[Update: I’m working on a shorter version with fewer long words. Something like crowdsourcing geolocated historial materials/artefacts with specialist users/academic contributors/citizen historians.]
A few people have asked me about my PhD* topic, and while I was going to wait until I’d started and had a chance to review it in light of the things I’m already starting to learn about what else is going on in the field, I figured I should take advantage of having some pre-written material to cover the gap in blogging while I try to finish various things (like, um, my MSc dissertation) that were hijacked by a broken wrist. So, to keep you entertained in the meantime, here it is.
Please bear in mind that it’s already out-of-date in terms of my thinking and sense of what’s already happening in the field – I’m really looking forward to diving into it but my plan to spend some time thinking about the project before I started has been derailed by what felt like a year of having an arm in a cast.
* I never got around to posting about this because my disastrous slip on the ice happened just two days after I resigned, but I’m leaving my job at the Science Museum to take up the offer of a full-time PhD in Digital Humanities at the Open University in mid-March.
Provisional title: Participatory digitisation of spatially indexed historical data
This project aims to investigate ‘participatory digitisation’ models for geo-located historical material.
This project begins with the assumption that researchers are already digitising and geo-locating materials and asks whether it is possible to create systems to capture and share this data. Could the digital records and knowledge generated when researchers access primary materials be captured at the point of creation and published for future re-use? Could the links between materials, and between materials and locations, created when researchers use aggregated or mass-digitised resources, be ‘mined’ for re-use?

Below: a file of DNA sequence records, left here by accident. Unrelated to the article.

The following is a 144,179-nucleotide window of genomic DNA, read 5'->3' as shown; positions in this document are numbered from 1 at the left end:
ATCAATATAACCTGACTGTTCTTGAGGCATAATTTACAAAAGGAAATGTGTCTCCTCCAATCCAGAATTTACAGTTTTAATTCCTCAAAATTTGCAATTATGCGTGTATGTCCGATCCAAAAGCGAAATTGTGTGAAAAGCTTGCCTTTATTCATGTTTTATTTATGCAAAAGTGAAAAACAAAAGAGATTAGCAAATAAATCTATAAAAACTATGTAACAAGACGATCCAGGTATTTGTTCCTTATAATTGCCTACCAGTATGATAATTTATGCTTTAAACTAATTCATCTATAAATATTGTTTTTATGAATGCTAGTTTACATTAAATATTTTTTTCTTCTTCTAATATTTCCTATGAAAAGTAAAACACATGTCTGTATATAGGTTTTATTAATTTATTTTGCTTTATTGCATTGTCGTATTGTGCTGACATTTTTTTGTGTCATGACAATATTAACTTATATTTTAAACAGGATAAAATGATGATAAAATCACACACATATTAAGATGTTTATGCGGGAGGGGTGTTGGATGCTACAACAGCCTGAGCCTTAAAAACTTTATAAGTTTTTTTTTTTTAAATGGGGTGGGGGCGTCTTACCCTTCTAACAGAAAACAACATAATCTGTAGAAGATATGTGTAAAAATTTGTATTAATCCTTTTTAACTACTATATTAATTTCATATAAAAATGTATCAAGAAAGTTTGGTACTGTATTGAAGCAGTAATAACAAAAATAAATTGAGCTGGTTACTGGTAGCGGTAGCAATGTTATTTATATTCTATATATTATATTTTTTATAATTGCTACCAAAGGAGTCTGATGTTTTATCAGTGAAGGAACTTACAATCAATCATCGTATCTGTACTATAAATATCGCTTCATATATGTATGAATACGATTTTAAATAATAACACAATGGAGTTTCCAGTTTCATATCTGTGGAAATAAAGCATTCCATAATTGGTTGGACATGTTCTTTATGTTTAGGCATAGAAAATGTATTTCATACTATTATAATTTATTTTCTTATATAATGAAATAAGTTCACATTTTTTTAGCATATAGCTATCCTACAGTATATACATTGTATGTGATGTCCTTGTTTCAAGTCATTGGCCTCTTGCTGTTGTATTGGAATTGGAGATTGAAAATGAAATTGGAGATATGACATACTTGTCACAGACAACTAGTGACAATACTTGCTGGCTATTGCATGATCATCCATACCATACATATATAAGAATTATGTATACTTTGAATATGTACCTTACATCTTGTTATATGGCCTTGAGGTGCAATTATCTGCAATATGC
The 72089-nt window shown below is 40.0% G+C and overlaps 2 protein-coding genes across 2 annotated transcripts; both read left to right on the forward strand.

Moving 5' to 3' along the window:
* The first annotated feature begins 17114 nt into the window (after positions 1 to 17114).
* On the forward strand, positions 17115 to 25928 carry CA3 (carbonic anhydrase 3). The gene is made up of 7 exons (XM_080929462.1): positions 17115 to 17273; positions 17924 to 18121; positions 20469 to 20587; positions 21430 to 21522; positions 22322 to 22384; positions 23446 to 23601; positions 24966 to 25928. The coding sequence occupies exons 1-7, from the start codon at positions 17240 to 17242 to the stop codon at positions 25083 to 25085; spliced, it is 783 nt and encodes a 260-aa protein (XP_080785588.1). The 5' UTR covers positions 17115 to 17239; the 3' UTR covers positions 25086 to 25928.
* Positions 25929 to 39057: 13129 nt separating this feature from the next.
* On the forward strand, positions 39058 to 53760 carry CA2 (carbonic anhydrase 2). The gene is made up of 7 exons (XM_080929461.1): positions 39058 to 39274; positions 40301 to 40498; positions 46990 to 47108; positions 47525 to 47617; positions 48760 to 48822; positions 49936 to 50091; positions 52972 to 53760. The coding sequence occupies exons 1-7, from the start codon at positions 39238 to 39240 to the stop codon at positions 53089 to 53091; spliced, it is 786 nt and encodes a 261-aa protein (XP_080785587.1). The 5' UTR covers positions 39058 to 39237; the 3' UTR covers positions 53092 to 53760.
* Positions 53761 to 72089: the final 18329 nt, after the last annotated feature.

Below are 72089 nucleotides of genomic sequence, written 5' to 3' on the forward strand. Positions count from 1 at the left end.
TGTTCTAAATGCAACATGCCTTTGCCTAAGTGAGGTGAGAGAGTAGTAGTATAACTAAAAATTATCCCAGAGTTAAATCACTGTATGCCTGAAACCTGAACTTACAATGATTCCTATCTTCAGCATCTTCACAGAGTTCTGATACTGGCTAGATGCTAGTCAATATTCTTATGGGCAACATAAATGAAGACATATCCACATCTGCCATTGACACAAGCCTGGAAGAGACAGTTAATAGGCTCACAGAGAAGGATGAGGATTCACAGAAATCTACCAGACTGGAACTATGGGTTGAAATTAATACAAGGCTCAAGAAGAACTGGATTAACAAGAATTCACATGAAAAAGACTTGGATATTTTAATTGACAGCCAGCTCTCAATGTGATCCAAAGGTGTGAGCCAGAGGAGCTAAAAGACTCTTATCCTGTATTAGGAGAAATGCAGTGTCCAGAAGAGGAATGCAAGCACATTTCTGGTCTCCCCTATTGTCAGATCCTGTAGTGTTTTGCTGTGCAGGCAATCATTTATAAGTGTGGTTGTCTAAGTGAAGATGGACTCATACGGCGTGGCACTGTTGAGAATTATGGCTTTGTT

Through the use of a case study based around discovering, collating, transforming and publishing geo-located resources related to early scientific women, the project aims to discover:
- how geo-located materials are currently used and understood by researchers,
- what types of tools can be designed to encourage researchers to share records digitised for their own personal use
- whether tools can be designed to allow non-geospatial specialists to accurately record and discover geo-spatial references
- the viability of using online geo-coding and text mining services on existing digitised resources
Possible outcomes include an evaluation of spatially-oriented approaches to digital heritage resource discovery and use; mental models of geographical concepts in relation to different types of historical material and research methods; contributions to research on crowdsourcing digital heritage resources (particularly the tensions between competition and co-operation, between the urge to hoard or share resources) and prototype interfaces or applications based on the case study.
The project also provides opportunities to reflect on what it means to generate as well as consume digital data in the course of research, and on the changes digital opportunities have created for the arts and humanities researcher.
** This case study is informed by my thinking around the possibilities of re-populating the landscape with references to the lives, events, objects, etc, held by museums and other cultural heritage institutions, e.g. outside museum walls and by an experimental, collaborative project around ‘modern bluestockings’, that aimed to locate and re-display the forgotten stories around unconventional and pioneering women in science, technology and academia.